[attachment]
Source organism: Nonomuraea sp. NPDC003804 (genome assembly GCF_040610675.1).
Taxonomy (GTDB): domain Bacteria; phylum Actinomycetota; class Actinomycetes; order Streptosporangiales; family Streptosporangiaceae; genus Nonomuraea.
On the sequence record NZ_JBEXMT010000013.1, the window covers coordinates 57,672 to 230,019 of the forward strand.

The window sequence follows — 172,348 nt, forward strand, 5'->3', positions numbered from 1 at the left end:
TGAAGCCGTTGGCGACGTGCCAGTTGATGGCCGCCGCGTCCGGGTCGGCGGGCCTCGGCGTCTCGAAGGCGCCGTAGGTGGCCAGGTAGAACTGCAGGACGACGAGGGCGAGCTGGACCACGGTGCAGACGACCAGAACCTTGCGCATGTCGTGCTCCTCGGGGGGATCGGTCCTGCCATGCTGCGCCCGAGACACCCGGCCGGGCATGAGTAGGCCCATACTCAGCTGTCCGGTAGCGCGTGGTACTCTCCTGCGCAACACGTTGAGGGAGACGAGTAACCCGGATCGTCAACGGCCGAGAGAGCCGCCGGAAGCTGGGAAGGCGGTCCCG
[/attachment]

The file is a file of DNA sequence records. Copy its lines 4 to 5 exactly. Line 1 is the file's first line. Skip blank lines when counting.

The window sequence follows — 172,348 nt, forward strand, 5'->3', positions numbered from 1 at the left end:
TGAAGCCGTTGGCGACGTGCCAGTTGATGGCCGCCGCGTCCGGGTCGGCGGGCCTCGGCGTCTCGAAGGCGCCGTAGGTGGCCAGGTAGAACTGCAGGACGACGAGGGCGAGCTGGACCACGGTGCAGACGACCAGAACCTTGCGCATGTCGTGCTCCTCGGGGGGATCGGTCCTGCCATGCTGCGCCCGAGACACCCGGCCGGGCATGAGTAGGCCCATACTCAGCTGTCCGGTAGCGCGTGGTACTCTCCTGCGCAACACGTTGAGGGAGACGAGTAACCCGGATCGTCAACGGCCGAGAGAGCCGCCGGAAGCTGGGAAGGCGGTCCCG